Post Academic


In honor of MLA JIL opening day: Revisiting “Worst. Job Market. Ever.”

Posted in Broke-Ass Schools,The Education Industry by Arnold Pan on September 16, 2010
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"Copies of The Complete Worst-Case Scenario Surival Handbook..." by BrokenSphere (Creative Commons license)

So today is basically like Christmas day for the English and Comp Lit types looking for jobs, because the MLA Job Information List is finally up!  Many folks have been waiting for months and months for this day, which might explain why I can’t get on the mla.org or ade.org JIL sites.  Once their servers ever de-slam, and provided someone renews UCI’s subscription, we’ll try to offer some anecdotal analysis comparing this year’s initial job listings to last year’s edition.  Otherwise, we’ll just have to check and re-check the Academic Jobs Wiki today in hopes that someone will repost the jobs–might as well develop that habit and bookmark the site now, because it’s gonna happen sooner or later!

But to mark the occasion, we’re gonna give you a little homework in preparing for the job market and provide a little historical context.  We’re reposting a piece from this spring around when the blog just started, which basically digested the very sad and depressing numbers released by the MLA “Mid Year Report.”  I guess you could say that the report was “comforting,” since it pretty much confirmed that it wasn’t your fault you couldn’t find an academic job–2009 really was the “Worst. Job Market. Ever.”  Here’s hoping things are better this year, since they couldn’t be worse–could they?

This little nugget from the MLA via an Inside Higher Ed news blurb (forwarded to me by Caroline) all but confirms what many of us have known empirically or surmised: that the current manifestation of the job market is the worst ever — or at least since almost all current first-time job seekers were born.  According to a MLA midyear report, advertised job openings dropped from 1,380 English positions in 2008-09 to a projected 1,000 positions in 2009-10; for foreign languages, the drop went from 1,227 to a projected 900.  Most startlingly, the raw numbers indicate that this the fewest number of job openings in at least 35 years (see Figure 1 from the MLA report).  For job seekers looking for their first tenure-track position, the stats may even be worse, with only 165(!) T/T Assistant Prof positions in English and 97(!!) in Foreign Languages advertised in the “big” October 2009 Job Information List (see Figure 5 and Figure 6, respectively).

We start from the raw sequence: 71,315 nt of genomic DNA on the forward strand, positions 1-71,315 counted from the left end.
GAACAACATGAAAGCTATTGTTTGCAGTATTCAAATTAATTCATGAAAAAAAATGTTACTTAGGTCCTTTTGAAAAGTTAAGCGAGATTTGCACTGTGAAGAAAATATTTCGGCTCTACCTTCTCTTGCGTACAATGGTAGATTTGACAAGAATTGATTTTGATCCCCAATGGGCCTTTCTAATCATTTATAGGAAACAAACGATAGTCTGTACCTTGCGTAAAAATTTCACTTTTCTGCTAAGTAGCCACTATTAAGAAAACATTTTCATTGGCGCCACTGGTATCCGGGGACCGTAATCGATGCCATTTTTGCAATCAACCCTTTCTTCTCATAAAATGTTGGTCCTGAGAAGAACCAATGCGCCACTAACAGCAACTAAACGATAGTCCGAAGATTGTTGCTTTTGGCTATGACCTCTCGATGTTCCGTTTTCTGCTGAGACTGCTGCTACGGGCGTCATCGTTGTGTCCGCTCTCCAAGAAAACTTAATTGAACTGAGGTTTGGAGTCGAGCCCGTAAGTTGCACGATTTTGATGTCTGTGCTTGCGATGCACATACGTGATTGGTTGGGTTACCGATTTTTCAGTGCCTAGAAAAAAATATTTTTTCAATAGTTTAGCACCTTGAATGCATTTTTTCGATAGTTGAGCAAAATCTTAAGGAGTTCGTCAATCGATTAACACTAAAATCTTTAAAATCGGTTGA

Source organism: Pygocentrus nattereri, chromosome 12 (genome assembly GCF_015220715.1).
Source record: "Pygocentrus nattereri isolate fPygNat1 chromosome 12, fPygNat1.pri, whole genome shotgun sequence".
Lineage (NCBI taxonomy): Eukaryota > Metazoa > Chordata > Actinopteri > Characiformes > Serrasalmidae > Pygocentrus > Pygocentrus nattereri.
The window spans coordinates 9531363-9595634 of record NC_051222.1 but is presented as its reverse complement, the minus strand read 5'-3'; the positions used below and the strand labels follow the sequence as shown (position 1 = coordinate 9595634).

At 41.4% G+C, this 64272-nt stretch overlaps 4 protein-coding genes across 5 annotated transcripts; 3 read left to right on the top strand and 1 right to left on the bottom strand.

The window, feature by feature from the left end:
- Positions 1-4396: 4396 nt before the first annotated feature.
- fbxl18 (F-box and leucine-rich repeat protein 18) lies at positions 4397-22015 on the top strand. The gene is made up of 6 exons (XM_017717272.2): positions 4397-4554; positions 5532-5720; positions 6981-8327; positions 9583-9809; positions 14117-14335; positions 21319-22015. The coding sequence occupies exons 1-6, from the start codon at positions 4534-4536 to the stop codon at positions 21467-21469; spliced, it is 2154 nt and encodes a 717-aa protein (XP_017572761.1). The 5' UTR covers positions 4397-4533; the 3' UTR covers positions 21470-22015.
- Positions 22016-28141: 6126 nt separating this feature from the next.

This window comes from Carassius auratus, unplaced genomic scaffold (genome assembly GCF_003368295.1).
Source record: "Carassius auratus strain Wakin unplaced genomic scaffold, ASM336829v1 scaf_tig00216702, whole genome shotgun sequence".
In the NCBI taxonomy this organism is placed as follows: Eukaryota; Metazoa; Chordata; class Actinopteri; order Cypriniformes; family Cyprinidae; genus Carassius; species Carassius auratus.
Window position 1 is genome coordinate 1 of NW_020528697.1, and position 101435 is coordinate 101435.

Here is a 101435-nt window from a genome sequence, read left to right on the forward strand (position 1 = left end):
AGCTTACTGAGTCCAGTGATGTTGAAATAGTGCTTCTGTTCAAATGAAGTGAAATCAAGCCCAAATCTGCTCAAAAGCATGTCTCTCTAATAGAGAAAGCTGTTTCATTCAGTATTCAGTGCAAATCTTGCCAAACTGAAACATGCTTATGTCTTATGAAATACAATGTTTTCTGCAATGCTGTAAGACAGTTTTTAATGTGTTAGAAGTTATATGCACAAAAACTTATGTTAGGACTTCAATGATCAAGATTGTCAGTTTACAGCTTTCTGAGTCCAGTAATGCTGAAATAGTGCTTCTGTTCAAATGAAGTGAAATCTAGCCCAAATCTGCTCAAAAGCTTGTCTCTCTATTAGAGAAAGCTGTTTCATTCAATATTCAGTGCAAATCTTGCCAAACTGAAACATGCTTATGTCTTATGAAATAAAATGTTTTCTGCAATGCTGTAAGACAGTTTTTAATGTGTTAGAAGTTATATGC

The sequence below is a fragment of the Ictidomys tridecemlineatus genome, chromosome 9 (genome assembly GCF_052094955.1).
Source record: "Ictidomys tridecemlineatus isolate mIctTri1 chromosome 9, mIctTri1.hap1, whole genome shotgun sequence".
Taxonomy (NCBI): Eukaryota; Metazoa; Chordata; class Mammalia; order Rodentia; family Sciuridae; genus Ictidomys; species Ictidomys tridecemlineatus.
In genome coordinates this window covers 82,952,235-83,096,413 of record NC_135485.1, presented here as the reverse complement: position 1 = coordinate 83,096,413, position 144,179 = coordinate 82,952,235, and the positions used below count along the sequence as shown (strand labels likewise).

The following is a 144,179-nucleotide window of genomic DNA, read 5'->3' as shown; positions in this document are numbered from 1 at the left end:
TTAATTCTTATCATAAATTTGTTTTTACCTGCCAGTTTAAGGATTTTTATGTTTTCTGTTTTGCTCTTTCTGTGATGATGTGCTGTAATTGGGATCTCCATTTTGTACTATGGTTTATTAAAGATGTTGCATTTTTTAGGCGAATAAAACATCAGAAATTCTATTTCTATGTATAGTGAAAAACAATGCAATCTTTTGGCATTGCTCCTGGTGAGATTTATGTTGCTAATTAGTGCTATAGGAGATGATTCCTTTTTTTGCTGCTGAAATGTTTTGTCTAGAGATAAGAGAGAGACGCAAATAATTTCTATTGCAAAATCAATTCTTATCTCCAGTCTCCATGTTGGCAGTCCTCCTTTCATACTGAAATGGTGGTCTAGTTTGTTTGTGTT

Check out how quickly this decline has hit the profession:

Year: Total Job Openings (English numbers/Foreign Language numbers) and Tenure-Track Assistant Professor Openings in Oct 2009 (E/FL)

2005-06: 1,687 E/ 1,381 FL total and 412 E/ 231 FL Asst Prof

2006-07: 1,793 E/ 1,591 FL total and 474 E/ 267 FL Asst Prof

2007-08: 1,826 E/ 1,680 FL (The highest number of openings since 1999-2000) and 384 E/ 244 FL  Asst Prof

2008-09: 1,380 E/ 1,227 FL and 299E / 236 FL Asst Prof (Keep in mind that many, many openings were cut after they were advertised in Fall 2008, at various stages of the process)

2009-10: 1,000 E/ 900 FL total (projection) and 165 E/ 97 FL Asst Prof

More bad news, below the fold…

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